The Pandemic’s Implications for Iran’s Nuclear Program

Although the leadership in Tehran seems preoccupied with the coronavirus, the international community must still watch out for any attempts to exploit the situation via clandestine nuclear activities.
April 14, 2020

Weapon Program: 

  • Nuclear


Omer Carmi


The Washington Institute for Near East Policy

Since 2006, Iran has distinguished the twentieth of Farvardin as its “National Nuclear Technology Day,” an opportunity to unveil (and often exaggerate) advancements in the country’s nuclear program while glorifying the regime’s persistence in the face of Western sanctions. Past holidays have unveiled the mastery of industrial uranium enrichment (2007), a nuclear fuel manufacturing plant near Isfahan (2009), and the development of “third-generation centrifuges” (2010).

Normally, the event’s peak is a festive ceremony attended by the president, but this year’s holiday was different. In light of the “possible risks” stemming from the coronavirus outbreak, the director of the Atomic Energy Organization of Iran (AEOI), Ali Akbar Salehi, announced that the nuclear festivals scheduled for April 8 would be postponed. The decision was probably influenced by the significant number of high-ranking Iranian officials who have been infected by the disease after attending ceremonies and meetings (most recently Ali Larijani, speaker of the parliament).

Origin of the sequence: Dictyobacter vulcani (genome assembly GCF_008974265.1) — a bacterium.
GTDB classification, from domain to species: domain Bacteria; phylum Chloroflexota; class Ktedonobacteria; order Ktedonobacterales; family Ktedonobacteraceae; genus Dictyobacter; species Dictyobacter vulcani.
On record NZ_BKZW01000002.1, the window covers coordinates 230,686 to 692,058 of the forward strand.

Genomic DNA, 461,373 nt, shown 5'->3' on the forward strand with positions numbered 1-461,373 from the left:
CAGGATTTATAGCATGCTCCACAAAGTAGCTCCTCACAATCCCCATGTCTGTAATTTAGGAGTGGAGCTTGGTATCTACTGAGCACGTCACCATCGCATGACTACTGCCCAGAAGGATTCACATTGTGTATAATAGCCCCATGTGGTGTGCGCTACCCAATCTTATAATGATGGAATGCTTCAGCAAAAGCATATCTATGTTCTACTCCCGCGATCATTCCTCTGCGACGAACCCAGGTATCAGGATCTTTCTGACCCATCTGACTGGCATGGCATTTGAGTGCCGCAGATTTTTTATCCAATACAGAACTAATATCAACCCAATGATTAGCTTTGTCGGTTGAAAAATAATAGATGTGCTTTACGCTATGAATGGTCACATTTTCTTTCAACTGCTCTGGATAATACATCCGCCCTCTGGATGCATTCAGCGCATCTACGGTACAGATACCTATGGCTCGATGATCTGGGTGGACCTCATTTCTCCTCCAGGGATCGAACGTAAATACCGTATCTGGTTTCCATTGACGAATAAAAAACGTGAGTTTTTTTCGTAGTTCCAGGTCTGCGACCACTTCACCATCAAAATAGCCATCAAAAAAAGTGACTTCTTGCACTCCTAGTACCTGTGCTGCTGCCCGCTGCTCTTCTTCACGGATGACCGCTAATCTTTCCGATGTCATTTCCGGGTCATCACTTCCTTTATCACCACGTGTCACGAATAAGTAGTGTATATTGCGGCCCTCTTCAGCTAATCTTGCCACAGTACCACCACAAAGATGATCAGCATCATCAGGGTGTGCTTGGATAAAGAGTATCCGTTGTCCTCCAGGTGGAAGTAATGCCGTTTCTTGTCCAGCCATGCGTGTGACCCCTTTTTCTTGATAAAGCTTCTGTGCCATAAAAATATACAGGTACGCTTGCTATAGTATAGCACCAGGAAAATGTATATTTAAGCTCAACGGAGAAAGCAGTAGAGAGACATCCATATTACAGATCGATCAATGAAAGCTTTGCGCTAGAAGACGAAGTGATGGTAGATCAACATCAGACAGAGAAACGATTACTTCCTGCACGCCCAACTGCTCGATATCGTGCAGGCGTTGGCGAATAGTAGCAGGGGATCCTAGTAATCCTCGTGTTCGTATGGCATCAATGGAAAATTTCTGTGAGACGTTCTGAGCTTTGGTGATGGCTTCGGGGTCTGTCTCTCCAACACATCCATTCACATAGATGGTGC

In any case, the regime leadership does not appear to be focused on the nuclear program at the moment. President Hassan Rouhani did not issue a statement commemorating the holiday, and Supreme Leader Ali Khamenei did not make a single reference to the nuclear program in his March 22 Nowruz speech, an important annual address that traditionally serves as a litmus test for his thoughts on this and other foreign policy issues.

Read the full article at Washington Institute for Near East Policy.